RSPCA Darwin Regional Branch

Protecting your pet in an emergency - RSPCA Darwin Regional Branch

Protecting your pet in an emergency

An emergency could happen at any time. It’s critical you prepare now to ensure your animals are protected from disasters that may place your animals in danger, including bushfires, extreme weather and storms. We hope the information below is helpful and encourages you to not only prepare for an evacuation now, but implement a practice run through of your emergency evacuation plan before it’s needed.

In the event of a disaster, you will need to act quickly so a strategic plan for your animals is critical.

Preparing your Pets for Evacuation

Does your pet’s microchip details have your current contact information including your mobile phone number? If the disaster affects your local area, is your microchip alternative contact in a different suburb? Microchips will help reunite you with lost dogs, cats and horses if you become separated – confirm your pets’ details are up-to-date. 

Does your pet have clear identification including name and council registration tags? Fear may cause your animal to behave differently in an emergency situation, particularly if it can smell smoke or hear a disaster approaching. It may escape despite your best efforts, so clear identification with your pet’s name and your mobile number is critical.
Is your pet fully vaccinated and wormed? Many boarding facilities will require proof of vaccination before accepting your pet for temporary accommodation.
Where will you evacuate your pet to? Determine where you will evacuate your pets to now, whether that is a friend’s property or a boarding facility at an animal welfare shelter in a low risk area. When considering a shelter as a refuge for your pet, it’s important to keep in mind summer is the busiest time of year for stray and abandoned animals and they may have limited capacity to assist. Contact your RSPCA Darwin for more info.
Ensure your pet is contained when there is a high risk of emergency and consider relocating it as a precaution. It is safer to relocate your pet to temporary accommodation early rather than risking its safety.
Identify someone close by who can action your evacuation plan if you are not home. This person may be a neighbour who is home during the day and a trusted person who you can leave keys with.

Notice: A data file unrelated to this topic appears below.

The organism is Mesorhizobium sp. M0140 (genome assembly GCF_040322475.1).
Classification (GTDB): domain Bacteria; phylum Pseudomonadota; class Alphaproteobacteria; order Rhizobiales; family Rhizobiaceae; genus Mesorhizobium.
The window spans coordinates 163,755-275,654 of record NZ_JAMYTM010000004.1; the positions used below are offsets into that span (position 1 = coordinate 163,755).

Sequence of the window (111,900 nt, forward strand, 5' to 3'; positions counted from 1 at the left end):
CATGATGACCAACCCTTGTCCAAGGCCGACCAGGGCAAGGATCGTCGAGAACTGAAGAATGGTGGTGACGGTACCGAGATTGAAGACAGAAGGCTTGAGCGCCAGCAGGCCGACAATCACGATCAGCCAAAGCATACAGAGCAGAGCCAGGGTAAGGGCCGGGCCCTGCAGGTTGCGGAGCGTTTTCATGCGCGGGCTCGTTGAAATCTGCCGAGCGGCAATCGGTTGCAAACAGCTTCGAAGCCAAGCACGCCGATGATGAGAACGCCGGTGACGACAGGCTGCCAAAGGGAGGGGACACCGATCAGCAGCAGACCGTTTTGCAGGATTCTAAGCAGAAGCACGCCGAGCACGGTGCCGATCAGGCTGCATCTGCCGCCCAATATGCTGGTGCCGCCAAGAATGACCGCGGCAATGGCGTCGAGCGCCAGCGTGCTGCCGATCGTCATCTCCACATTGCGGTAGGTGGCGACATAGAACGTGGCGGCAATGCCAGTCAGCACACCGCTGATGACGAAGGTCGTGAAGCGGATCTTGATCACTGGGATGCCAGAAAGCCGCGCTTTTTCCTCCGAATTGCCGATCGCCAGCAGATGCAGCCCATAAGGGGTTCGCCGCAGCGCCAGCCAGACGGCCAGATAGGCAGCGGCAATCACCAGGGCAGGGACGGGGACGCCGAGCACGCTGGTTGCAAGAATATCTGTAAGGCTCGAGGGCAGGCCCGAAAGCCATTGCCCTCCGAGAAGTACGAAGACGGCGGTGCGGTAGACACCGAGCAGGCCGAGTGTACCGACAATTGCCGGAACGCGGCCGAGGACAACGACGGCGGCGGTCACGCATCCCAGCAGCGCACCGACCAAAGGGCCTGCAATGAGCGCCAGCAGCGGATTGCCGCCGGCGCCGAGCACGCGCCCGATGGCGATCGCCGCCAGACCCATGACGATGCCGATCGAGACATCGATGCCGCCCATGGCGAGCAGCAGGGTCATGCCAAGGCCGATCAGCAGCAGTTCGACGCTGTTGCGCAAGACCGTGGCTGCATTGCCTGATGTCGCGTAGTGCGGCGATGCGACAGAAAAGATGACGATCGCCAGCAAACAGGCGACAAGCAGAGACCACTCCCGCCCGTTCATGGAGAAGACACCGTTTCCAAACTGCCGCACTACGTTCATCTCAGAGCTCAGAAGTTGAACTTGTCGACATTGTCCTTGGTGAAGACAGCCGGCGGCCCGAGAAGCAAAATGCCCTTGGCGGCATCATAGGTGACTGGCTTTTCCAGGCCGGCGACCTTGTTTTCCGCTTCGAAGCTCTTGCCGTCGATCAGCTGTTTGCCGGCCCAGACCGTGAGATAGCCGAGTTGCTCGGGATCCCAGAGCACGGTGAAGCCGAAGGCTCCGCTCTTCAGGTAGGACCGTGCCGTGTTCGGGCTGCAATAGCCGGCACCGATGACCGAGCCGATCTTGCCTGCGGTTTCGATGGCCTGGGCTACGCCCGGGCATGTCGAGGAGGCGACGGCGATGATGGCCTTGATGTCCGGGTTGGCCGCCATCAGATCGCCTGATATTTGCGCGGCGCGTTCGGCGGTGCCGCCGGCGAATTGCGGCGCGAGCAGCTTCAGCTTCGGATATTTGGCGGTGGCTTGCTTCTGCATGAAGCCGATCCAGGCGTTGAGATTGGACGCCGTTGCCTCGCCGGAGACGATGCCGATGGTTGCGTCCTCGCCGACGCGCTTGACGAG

How will you transport your animals? Do you have a carry cage that is suitable for your small animals? Dogs and small animals should be kept with you (dogs on leads at all times) but cats are best relocated to temporary emergency accommodation for their own safety, such as a veterinary clinic, boarding facility or shelter. Transporting your horses will require more preparation so it is best to temporarily relocate or agist them on another property during high risk seasons.
What route will you take to drive there and what if that route is blocked? Consider various access routes to exit the dangerous zone in your suburb.

Assembling a Pet Emergency Kit

Ensure you have an emergency kit packed to provide for your pet’s needs. Refer to our emergency check list for a list of items you should pack in preparation.

If you have been advised by emergency services to stay in your home, it is crucial that you keep your pets with you and ensure your pet emergency kit is close at hand.


Preparing Livestock and Horses

Wherever you choose to evacuate livestock and horses, it is critical you do so early, use suitable transport and gather all the items needed for your animals’ stay including temporary fencing.

If you are unable to evacuate your livestock or horses, it’s important you prepare a safe place for them to reside. This area should be large, have minimal vegetation, preferably contain a dam and have room for the animals to move freely. Confining livestock and horses or giving the animals access to roads may compromise their safety.

Prepare your animals before leaving the property by providing access to food and clean water in containers that are resistant to fire. Remove any equipment that may cause discomfort or pose a greater risk during the emergency, including horse rugs.